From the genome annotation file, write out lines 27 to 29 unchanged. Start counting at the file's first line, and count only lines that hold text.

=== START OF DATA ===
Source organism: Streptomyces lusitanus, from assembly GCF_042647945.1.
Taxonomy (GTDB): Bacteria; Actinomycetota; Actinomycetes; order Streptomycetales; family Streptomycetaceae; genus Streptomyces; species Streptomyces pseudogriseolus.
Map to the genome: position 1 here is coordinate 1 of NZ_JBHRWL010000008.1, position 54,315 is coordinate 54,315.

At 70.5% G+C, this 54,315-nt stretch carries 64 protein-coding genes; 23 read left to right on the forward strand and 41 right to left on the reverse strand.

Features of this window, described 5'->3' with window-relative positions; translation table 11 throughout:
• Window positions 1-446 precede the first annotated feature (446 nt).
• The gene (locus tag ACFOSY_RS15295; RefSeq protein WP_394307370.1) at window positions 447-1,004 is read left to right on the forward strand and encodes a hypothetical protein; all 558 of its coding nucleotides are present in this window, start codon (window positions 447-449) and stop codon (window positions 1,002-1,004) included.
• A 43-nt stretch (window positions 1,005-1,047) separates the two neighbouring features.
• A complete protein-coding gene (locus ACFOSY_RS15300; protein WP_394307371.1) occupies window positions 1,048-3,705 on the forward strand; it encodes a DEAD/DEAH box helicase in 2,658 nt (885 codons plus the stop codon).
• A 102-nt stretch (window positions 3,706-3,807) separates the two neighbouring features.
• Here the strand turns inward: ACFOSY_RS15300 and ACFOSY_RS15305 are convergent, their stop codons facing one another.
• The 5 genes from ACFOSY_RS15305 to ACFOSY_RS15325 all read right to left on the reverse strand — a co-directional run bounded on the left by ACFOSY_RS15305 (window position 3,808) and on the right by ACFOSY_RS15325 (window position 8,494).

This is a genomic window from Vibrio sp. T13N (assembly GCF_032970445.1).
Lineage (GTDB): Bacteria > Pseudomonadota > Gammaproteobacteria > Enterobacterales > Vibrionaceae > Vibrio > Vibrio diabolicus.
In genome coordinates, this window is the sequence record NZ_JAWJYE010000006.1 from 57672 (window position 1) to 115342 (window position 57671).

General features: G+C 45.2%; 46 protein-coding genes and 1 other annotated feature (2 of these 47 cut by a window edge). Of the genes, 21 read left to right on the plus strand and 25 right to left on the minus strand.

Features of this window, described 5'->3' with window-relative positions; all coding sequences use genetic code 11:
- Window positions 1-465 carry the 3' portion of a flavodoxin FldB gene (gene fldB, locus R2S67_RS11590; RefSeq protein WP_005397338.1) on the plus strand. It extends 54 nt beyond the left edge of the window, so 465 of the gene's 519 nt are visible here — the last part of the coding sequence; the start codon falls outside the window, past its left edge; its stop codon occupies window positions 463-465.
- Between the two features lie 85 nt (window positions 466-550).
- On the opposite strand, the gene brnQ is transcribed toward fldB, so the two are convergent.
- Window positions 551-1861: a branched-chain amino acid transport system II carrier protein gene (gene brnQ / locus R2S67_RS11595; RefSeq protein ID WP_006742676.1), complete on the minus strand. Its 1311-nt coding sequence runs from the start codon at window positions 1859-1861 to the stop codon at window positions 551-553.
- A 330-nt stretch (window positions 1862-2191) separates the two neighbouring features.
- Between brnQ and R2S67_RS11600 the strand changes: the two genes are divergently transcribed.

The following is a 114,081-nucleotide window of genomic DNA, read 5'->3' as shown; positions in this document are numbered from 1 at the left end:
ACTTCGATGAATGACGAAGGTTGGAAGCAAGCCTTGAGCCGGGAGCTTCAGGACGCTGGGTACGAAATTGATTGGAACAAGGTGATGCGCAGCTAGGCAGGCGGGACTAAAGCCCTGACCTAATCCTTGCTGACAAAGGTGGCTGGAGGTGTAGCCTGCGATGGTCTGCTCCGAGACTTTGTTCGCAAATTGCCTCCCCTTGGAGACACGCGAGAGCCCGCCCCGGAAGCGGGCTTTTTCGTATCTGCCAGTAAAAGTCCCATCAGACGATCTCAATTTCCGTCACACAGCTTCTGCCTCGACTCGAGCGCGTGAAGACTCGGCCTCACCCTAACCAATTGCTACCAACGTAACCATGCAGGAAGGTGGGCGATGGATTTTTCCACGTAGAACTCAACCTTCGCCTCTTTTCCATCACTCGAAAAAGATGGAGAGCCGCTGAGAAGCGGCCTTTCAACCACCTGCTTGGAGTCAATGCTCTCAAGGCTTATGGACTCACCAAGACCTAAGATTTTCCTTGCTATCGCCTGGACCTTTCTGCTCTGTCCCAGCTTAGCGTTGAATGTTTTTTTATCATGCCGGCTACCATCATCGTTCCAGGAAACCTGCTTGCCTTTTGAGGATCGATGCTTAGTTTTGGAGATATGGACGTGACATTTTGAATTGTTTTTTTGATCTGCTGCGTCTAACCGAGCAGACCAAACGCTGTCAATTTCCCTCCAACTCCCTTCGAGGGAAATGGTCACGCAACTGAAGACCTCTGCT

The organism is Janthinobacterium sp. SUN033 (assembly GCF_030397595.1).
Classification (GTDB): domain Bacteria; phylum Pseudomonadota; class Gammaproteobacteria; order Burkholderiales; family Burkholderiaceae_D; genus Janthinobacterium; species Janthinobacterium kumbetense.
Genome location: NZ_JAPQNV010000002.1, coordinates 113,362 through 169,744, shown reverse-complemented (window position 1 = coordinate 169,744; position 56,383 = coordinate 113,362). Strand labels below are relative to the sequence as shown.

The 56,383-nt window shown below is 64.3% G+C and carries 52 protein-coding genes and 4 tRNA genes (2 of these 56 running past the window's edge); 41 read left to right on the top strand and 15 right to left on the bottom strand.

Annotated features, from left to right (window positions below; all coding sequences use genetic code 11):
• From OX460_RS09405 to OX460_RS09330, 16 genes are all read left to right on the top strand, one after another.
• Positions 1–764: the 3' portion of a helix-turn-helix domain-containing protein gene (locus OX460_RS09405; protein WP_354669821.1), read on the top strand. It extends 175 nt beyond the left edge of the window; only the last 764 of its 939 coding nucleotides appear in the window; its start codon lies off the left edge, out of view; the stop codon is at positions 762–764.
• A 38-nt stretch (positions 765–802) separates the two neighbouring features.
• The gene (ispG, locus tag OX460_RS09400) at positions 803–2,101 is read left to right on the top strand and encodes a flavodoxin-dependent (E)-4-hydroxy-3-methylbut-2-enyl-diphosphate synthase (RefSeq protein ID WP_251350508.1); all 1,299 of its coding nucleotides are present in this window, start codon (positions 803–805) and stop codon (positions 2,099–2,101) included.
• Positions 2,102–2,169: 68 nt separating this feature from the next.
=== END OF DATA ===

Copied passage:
Classification (GTDB): domain Bacteria; phylum Pseudomonadota; class Gammaproteobacteria; order Burkholderiales; family Burkholderiaceae_D; genus Janthinobacterium; species Janthinobacterium kumbetense.
Genome location: NZ_JAPQNV010000002.1, coordinates 113,362 through 169,744, shown reverse-complemented (window position 1 = coordinate 169,744; position 56,383 = coordinate 113,362). Strand labels below are relative to the sequence as shown.

The 56,383-nt window shown below is 64.3% G+C and carries 52 protein-coding genes and 4 tRNA genes (2 of these 56 running past the window's edge); 41 read left to right on the top strand and 15 right to left on the bottom strand.